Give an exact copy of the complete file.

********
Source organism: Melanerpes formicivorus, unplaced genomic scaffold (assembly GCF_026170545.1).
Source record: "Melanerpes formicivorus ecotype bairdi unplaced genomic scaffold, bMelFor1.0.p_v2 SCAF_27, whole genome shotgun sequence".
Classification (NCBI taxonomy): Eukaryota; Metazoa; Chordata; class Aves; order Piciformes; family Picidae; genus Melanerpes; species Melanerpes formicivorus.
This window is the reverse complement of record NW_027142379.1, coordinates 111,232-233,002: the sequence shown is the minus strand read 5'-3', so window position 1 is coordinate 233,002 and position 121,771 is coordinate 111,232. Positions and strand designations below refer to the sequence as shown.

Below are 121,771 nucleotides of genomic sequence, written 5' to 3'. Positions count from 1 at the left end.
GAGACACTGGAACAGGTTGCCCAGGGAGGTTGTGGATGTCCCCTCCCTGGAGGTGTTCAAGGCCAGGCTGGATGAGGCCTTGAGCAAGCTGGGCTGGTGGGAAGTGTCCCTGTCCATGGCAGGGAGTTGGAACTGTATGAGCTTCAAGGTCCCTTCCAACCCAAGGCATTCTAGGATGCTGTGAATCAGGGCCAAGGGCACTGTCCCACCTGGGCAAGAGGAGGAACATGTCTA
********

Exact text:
Source organism: Melanerpes formicivorus, unplaced genomic scaffold (assembly GCF_026170545.1).
Source record: "Melanerpes formicivorus ecotype bairdi unplaced genomic scaffold, bMelFor1.0.p_v2 SCAF_27, whole genome shotgun sequence".
Classification (NCBI taxonomy): Eukaryota; Metazoa; Chordata; class Aves; order Piciformes; family Picidae; genus Melanerpes; species Melanerpes formicivorus.
This window is the reverse complement of record NW_027142379.1, coordinates 111,232-233,002: the sequence shown is the minus strand read 5'-3', so window position 1 is coordinate 233,002 and position 121,771 is coordinate 111,232. Positions and strand designations below refer to the sequence as shown.

Below are 121,771 nucleotides of genomic sequence, written 5' to 3'. Positions count from 1 at the left end.
GAGACACTGGAACAGGTTGCCCAGGGAGGTTGTGGATGTCCCCTCCCTGGAGGTGTTCAAGGCCAGGCTGGATGAGGCCTTGAGCAAGCTGGGCTGGTGGGAAGTGTCCCTGTCCATGGCAGGGAGTTGGAACTGTATGAGCTTCAAGGTCCCTTCCAACCCAAGGCATTCTAGGATGCTGTGAATCAGGGCCAAGGGCACTGTCCCACCTGGGCAAGAGGAGGAACATGTCTA